Monday 10 August 2015



At age 9, Trea Hoving got backstage because her dad was Parks commissioner and had her photo taken with John.

IT’S A rare fan who got to meet The Beatles.

But at age 9, Trea Hoving did — at what turned out to be a pivotal moment in both the group’s career and the history of concert-going.
Fifty years ago Saturday, Hoving joined 55,600 other screaming fans for the Fab Four’s groundbreaking performance at Shea Stadium, the first pop event ever held in so large a venue. She even got to go backstage to meet the band — well, her father was the Parks commissioner.
“I thought, ‘This is like meeting the Pope,’” she recalls. “This is going to be a holy vision.”
A nervous Hoving spent most of her audience with John, Paul, George and Ringo staring at the floor. “But Paul McCartney came over to me to make me less uncomfortable,” she says. “He had an envelope with a cartoon on it, which looked like a Blue Meanie.”

Then, she had her picture taken with John Lennon, who leaned down paternally.
“Believe it or not, it wasn’t a frenetic scene backstage at all,” Hoving says. “Everyone was just milling around. It was very relaxed.”
Even so, the Beatles fully understood the importance of the Aug. 15, 1965 event, which came during the band’s U.S. tour.
Cops carrying girl who ran on the field at The Beatles’ Shea Stadium concert. A year earlier, the group had made its game-changing American debut on “The Ed Sullivan Show” and played Carnegie Hall, but this, in the words of another British group, was something completely different.
“At Shea Stadium, I saw the top of the mountain,” Lennon later said.
Sid Bernstein, who produced the Shea show, got the idea to bring the band to the largest venue possible after seeing how fast Carnegie tickets went.

Cops carrying girl who ran on the field at The Beatles’ Shea Stadium concert.

“He asked the box office people there how many tickets they thought they could have sold if it fit more people,” explains Elliott Gordon, a friend of Bernstein. “They said 200,000 — easily.”
Beatles manager Brian Epstein initially considered Bernstein’s stadium proposal an overreach. “We don’t play to empty seats,” he told Bernstein.
But Bernstein promised to pay $10 for each seat he didn’t sell, so Epstein went along. Bernstein could have lost his shirt but tickets went fast.
By the night of the show, the entire city had Beatle fever.
“We started screaming the minute we even saw Shea Stadium,” says Melani Rogers who, as a young teen, took the No. 7 train from her home Astoria. “It was a sea of teenage girls on the train. Everyone was so excited.”

No doubt overcome by the soulful renderings, this teen is carried off after fainting at 1965 Shea Stadium concert. Rogers, and her best friends Susan and Jenny, had “nosebleed” seats. But one the music started, they sneaked down to the lowest section. “It was so chaotic, nobody was paying attention,” says Rogers. “The only security was on the field, to make sure girls didn’t make it to the stage,” which was in center field.
Scores tried. “We were watching an endless line of girls being carried out for running onto the field,” says Linda Marotte, who, at 11, came with her mom from Staten Island. “Those girls had brass ones.”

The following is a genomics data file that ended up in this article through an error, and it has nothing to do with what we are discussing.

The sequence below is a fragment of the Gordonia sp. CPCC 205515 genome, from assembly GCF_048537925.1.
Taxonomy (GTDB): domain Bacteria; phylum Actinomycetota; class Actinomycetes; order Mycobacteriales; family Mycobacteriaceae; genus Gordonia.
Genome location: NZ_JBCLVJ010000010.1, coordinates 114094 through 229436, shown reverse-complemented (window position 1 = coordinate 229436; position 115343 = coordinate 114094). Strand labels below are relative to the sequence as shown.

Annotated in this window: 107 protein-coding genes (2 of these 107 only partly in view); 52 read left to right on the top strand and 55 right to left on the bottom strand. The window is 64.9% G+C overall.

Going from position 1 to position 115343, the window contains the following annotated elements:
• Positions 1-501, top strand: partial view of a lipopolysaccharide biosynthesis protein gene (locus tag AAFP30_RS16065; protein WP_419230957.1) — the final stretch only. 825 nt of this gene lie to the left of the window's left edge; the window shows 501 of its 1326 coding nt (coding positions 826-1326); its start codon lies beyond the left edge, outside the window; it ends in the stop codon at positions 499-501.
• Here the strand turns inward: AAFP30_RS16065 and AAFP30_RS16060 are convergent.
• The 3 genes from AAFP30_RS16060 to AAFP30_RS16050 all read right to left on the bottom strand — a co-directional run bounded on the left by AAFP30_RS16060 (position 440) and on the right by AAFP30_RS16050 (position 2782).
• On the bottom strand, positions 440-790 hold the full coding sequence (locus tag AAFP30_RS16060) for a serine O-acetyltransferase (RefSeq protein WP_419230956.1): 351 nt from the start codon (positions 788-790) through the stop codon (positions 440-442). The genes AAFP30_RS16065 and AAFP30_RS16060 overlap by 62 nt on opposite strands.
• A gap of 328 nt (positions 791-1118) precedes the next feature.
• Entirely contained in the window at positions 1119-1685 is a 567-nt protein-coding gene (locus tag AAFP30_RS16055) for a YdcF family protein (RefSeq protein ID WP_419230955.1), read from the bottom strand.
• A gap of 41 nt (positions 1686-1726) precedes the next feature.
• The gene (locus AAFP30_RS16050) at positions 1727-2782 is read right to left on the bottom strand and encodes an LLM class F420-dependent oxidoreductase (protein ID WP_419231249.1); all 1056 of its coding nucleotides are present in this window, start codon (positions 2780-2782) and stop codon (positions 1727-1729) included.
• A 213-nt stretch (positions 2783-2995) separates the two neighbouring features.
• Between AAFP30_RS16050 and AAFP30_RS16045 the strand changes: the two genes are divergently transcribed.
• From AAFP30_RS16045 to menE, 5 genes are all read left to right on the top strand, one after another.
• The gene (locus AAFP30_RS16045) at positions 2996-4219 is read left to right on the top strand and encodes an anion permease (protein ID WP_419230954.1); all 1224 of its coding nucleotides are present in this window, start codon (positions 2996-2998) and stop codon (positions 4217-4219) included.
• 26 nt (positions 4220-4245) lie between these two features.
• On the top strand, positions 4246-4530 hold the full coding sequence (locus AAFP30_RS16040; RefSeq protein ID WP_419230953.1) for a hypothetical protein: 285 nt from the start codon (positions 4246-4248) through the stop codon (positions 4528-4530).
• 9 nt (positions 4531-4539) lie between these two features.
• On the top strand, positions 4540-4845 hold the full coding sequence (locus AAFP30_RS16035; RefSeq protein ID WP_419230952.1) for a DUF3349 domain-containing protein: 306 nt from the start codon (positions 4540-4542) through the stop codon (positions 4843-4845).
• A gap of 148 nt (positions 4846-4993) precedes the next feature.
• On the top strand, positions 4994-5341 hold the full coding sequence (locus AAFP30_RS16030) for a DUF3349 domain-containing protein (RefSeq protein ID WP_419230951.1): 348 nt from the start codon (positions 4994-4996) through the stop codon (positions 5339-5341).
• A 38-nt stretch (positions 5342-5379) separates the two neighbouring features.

“Girls were fainting all around us,” Marotte adds. “I was very alarmed at that. Why are they fainting? They’re going to miss the show.”
Not that anyone could hear the show anyway. “All you heard was screaming,” says Renee Perst, then 13, who attended the concert with Marotte and their moms. “It was just a roar.”
Perst’s family got their tickets through an odd encounter — quite possibly a brush with the mob.

"The Beatles at Shea Stadium" is a 50-minute-long documentary of The Beatles' Aug. 15, 1965, concert at Shea Stadium.

Perst’s law-abiding father worked as a bartender at Delmonico’s, the legendary steakhouse. A regular customer known only as “Blackie” said he had a box of tickets to the coveted event. When Perst’s dad told Blackie that his daughter had a birthday coming, he offered him four tickets, gratis.
And what tickets! “We sat right over the dugout — in the row in front of Ed Sullivan’s family,” Perst says. “We saw everything.”
Upper-deck seats cost $5.10.
The audience that night included another famous person — or at least someone who would become famous. A 16-year-old Meryl Streep was in a gaggle of girls being interviewed by CBS News (now archived for the ages on YouTube). Streep’s friend hogs nearly all the screen time, though the future actress does manage to get one word in edgewise. When the interviewer asks if the Beatles “are on their way out,” she bellows “No!”
All the girls in the stands fantasized about marrying a Beatle, but two fans at Shea that night actually did. Teenaged Linda Eastman — the future Linda McCartney — and Barbara Bach — who later married Ringo Starr — screamed along, according to Gordon, who’s developing a fictionalized TV series about the event.
Contrary to perception, boys also attended the show - taking up 25% to 30% of the audience, according to witnesses. John Hoving, then a 10-year-old cousin of Trea, loved the group as much as his female relatives. He did not, however, scream.
“I just laughed,” he says. “It was so incredible to watch the girls go crazy.”
Of course, millions beyond those at Shea that night went crazy for the group, too.
“They changed the world from black and white to color,” Rogers says. “Their music came to shape all of our lives.”

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